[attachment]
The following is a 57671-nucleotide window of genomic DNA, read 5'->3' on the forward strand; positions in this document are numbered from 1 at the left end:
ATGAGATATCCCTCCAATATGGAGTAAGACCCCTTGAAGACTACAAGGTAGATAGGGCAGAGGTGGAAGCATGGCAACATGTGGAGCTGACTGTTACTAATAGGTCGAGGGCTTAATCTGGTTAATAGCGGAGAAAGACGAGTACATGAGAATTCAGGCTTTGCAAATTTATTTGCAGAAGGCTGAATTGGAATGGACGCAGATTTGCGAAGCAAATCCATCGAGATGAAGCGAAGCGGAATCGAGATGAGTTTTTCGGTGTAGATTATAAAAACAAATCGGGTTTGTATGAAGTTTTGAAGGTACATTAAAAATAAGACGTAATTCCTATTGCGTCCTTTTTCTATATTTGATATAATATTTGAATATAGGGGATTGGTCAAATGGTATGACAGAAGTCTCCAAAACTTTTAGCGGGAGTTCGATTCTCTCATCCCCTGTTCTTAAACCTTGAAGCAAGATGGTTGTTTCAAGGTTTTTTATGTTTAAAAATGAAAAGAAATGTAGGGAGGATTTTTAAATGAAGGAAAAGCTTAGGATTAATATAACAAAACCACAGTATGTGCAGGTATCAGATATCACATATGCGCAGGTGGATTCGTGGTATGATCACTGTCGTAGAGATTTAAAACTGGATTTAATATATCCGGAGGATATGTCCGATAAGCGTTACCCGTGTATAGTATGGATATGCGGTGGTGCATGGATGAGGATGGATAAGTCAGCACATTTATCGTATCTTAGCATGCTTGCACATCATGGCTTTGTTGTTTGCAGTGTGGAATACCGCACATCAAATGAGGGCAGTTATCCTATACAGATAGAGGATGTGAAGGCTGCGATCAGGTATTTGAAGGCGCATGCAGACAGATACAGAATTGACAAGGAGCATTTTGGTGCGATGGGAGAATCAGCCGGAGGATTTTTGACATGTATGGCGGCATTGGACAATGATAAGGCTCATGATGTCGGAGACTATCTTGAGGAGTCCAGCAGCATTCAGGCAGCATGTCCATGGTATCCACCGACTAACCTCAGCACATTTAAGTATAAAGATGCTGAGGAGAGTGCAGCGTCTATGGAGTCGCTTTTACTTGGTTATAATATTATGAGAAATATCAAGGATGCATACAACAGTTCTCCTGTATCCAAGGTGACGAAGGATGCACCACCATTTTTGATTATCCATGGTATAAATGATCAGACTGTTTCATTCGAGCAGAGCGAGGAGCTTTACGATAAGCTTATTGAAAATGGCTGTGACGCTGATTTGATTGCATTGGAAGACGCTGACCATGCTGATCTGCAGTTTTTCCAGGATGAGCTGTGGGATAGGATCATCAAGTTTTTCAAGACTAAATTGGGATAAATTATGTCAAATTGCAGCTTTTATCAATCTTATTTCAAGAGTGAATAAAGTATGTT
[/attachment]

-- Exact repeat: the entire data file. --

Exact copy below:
The following is a 57671-nucleotide window of genomic DNA, read 5'->3' on the forward strand; positions in this document are numbered from 1 at the left end:
ATGAGATATCCCTCCAATATGGAGTAAGACCCCTTGAAGACTACAAGGTAGATAGGGCAGAGGTGGAAGCATGGCAACATGTGGAGCTGACTGTTACTAATAGGTCGAGGGCTTAATCTGGTTAATAGCGGAGAAAGACGAGTACATGAGAATTCAGGCTTTGCAAATTTATTTGCAGAAGGCTGAATTGGAATGGACGCAGATTTGCGAAGCAAATCCATCGAGATGAAGCGAAGCGGAATCGAGATGAGTTTTTCGGTGTAGATTATAAAAACAAATCGGGTTTGTATGAAGTTTTGAAGGTACATTAAAAATAAGACGTAATTCCTATTGCGTCCTTTTTCTATATTTGATATAATATTTGAATATAGGGGATTGGTCAAATGGTATGACAGAAGTCTCCAAAACTTTTAGCGGGAGTTCGATTCTCTCATCCCCTGTTCTTAAACCTTGAAGCAAGATGGTTGTTTCAAGGTTTTTTATGTTTAAAAATGAAAAGAAATGTAGGGAGGATTTTTAAATGAAGGAAAAGCTTAGGATTAATATAACAAAACCACAGTATGTGCAGGTATCAGATATCACATATGCGCAGGTGGATTCGTGGTATGATCACTGTCGTAGAGATTTAAAACTGGATTTAATATATCCGGAGGATATGTCCGATAAGCGTTACCCGTGTATAGTATGGATATGCGGTGGTGCATGGATGAGGATGGATAAGTCAGCACATTTATCGTATCTTAGCATGCTTGCACATCATGGCTTTGTTGTTTGCAGTGTGGAATACCGCACATCAAATGAGGGCAGTTATCCTATACAGATAGAGGATGTGAAGGCTGCGATCAGGTATTTGAAGGCGCATGCAGACAGATACAGAATTGACAAGGAGCATTTTGGTGCGATGGGAGAATCAGCCGGAGGATTTTTGACATGTATGGCGGCATTGGACAATGATAAGGCTCATGATGTCGGAGACTATCTTGAGGAGTCCAGCAGCATTCAGGCAGCATGTCCATGGTATCCACCGACTAACCTCAGCACATTTAAGTATAAAGATGCTGAGGAGAGTGCAGCGTCTATGGAGTCGCTTTTACTTGGTTATAATATTATGAGAAATATCAAGGATGCATACAACAGTTCTCCTGTATCCAAGGTGACGAAGGATGCACCACCATTTTTGATTATCCATGGTATAAATGATCAGACTGTTTCATTCGAGCAGAGCGAGGAGCTTTACGATAAGCTTATTGAAAATGGCTGTGACGCTGATTTGATTGCATTGGAAGACGCTGACCATGCTGATCTGCAGTTTTTCCAGGATGAGCTGTGGGATAGGATCATCAAGTTTTTCAAGACTAAATTGGGATAAATTATGTCAAATTGCAGCTTTTATCAATCTTATTTCAAGAGTGAATAAAGTATGTT